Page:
Over the wet winter months, the lack of capacity within the sewage systems of North Manchester has been highlighted by the large amount of sewage litter washing up on the river banks, discharged by over flowing sewage pipes.

We have made numerous reports to the environment agency, and to United Utilities about this issue, and UU have conducted “clean ups” along the worst affected stretches of river.

We continue to press for improvements to stop these events from happening in the first place – but at least the clean ups by UU show that they are now beginning to take these events seriously and that the public expect better.

UU spent £14m on sewage upgrades in our region since 2010, we expect this level of spending to continue in the future.

Thanks for reading.

Please come along to our next club meeting on the 25th Feb at the Kings Arms – water quality will be high up on the agenda.


Mike Duddy



Our Fight Against Fly Tipping

When you have a river which has been used as an open sewer and conduit of waste for over 200 years – its hard to change peoples perceptions and attitudes.

Even though the Irwell has been transformed over the last 25 years – ingrained perceptions of the “dirty Irwell” still linger.


Our local councils and riverside business owners are amongst the slowest to recognise the changes that are taking place in the river which runs through their areas of control, and business owners still see the river as a cheap and convenient way of getting rid of industrial waste. We think we’re on the brink of something special – these guys are doing their best to drag things back into the dark ages.

Bolton Council issued over a thousand spot fines to people in 2013 for littering in the town centre. Anything from throwing a fag end on the street, to an 83 year old lady feeding bird seed to the pigeons was enough to attract the attention of the councils enforcement (revenue collecting) officers.

Its a pity that our local councils haven’t got their own house in order first before rinsing the general public of cash. They should be paying more attention to their responsibilities as riparian owners, the river banks in some areas are a disgrace and a naming and shaming is soon to occur.

During the winter months 2013/14 while the vegetation has died back, we have had members out on the river bank, surveying the fly tipping hotpspots in Bury and Salford.


Numerous reports have been made to both the EA and our local councils.

The response has been fantastic from Salford Council, average from the EA and pathetic from Bury (who do nothing but throw their hands up in the air and blame “the cuts”……….)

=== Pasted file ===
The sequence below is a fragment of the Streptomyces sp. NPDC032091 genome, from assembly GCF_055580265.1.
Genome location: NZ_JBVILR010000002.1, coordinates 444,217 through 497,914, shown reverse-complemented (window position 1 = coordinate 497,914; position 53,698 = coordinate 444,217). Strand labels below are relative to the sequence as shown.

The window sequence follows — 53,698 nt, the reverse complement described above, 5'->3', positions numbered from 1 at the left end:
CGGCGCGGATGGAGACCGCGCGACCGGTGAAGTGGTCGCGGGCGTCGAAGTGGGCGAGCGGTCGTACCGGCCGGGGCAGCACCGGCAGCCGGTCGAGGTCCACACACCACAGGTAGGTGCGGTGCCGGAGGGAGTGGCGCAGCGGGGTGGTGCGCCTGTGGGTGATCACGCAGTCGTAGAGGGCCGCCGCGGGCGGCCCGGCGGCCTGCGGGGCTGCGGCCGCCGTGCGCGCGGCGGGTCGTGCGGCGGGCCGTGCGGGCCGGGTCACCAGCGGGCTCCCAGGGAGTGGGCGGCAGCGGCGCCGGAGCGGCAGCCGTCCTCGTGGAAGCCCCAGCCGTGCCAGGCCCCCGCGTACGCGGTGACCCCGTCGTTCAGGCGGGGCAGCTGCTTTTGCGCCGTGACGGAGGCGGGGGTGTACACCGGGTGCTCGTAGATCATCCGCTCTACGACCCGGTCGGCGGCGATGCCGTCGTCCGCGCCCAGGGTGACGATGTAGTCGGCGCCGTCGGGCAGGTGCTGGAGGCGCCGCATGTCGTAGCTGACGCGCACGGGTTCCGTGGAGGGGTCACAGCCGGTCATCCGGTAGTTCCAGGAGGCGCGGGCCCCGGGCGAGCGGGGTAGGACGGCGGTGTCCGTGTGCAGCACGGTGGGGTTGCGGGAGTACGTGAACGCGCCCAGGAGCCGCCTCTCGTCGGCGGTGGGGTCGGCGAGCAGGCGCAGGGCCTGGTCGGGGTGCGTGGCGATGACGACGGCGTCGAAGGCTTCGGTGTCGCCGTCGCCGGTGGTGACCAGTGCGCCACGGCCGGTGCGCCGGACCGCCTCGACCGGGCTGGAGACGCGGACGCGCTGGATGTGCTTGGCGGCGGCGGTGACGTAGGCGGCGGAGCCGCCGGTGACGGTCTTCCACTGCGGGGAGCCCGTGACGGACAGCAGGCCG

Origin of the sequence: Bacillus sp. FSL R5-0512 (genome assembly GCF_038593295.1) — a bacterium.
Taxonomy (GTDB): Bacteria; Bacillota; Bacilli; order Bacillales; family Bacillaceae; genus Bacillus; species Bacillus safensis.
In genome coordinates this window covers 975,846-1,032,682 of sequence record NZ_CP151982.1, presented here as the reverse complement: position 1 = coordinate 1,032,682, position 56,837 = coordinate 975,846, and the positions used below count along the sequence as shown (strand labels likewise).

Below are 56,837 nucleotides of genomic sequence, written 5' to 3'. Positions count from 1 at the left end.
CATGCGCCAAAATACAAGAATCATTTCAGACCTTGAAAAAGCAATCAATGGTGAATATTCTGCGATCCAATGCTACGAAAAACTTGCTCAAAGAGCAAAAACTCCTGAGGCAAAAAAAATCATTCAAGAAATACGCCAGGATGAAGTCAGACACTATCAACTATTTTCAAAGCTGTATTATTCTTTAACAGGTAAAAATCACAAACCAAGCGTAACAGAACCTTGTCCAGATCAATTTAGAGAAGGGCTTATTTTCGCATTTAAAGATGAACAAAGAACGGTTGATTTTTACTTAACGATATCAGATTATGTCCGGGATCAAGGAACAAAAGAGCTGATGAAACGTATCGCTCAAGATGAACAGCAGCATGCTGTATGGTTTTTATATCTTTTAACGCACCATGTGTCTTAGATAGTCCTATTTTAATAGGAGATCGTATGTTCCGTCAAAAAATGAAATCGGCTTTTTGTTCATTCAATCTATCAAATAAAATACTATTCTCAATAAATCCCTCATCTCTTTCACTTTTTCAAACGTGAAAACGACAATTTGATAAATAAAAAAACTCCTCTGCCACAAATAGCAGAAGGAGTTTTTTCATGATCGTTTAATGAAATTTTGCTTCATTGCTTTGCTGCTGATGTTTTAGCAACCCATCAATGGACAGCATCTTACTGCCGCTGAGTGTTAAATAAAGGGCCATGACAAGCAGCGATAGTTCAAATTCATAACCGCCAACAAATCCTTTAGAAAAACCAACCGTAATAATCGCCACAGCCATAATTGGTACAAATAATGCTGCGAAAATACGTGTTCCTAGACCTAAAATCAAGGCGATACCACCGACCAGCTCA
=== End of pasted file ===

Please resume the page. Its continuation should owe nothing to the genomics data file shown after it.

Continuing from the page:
If you would like to get involved in the our fly tipping campaign, please contact us via our contact page. We are very keen to have people send us reports and locations of fly tipping taking place in the Rochdale, Heywood and Bolton areas.

Salford, Radcliffe and Bury already have members reporting on them.

We now have a list of 13 fly tipping hot spots – and are determined to get them cleaned up. I’m sure there are many more, please keep the reports coming in.


Bury Ground & farther down 5 Feb 14 More Pollution Hunting

Been out taking more photos of effluent outflows on the Irwell and Kirklees Brook, which joins the Irwell just above Bury Bridge.


Starting on Kirklees, United Utilities list two Storm Sewer Overflows(SSOs).  Unless the first one is under the building or is the small pipe I could find no trace.


The second one is another matter.


This one is most definitely in need of some TLC.


Back down on the Irwell just above and below Bury Bridge we have two listed SSOs.


This one above the bridge is really nasty and should have a screen across it.



This one below is no better, both seem to run all the time.




These small pipes  are all just above the bridge,  not listed, could be anything.


The other problem that is everywhere, is fly tipping. Just a few examples in plain view below Bury Bridge.

If I can see it surely the council can too.



 The only access to the far bank is through businesses and gardens.




There is no access to most of the river below Bury Bridge until the end of Wellington St where I cross the river on a footbridge and walk down to a weir where I find my next problem.



Not listed, the Bury canal used to be up the bank from here now there are some factories

This one is listed,.if there was any doubt about how often it flows, it has worn its own pool in the river side.

You can hear the sewage flowing when you stand near this pipe.


Farther down we have this listed SSO at least it has a screen fitted.


Nothing much until we get to Warth Bridge.

 This above the bridge.

This below.

Neither are listed.


I moved well down river onto Dumers Lane where a path used to let you walk down the river, across from  the Bury Waste Water Treatment Works(Sewage Farm) to Close Park.




Don’t know from where or what this is.

But it has a ladder to get down to it.



The Path I mentioned has been blocked off with a fence and gate when this was constructed. If it’s meant to replace the drain above it ain’t doing so.



Managed to bypass the gate and walk down the path, which is now getting overgrown, until I got to the WWTW outflow.




That’s clean treated effluent.




This is where it comes out  when there is an storm that causes an over flow. Even at the WWTW there is now screening to catch you know what.


Still lots to photograph, missed a few on this trip, will get them some other time.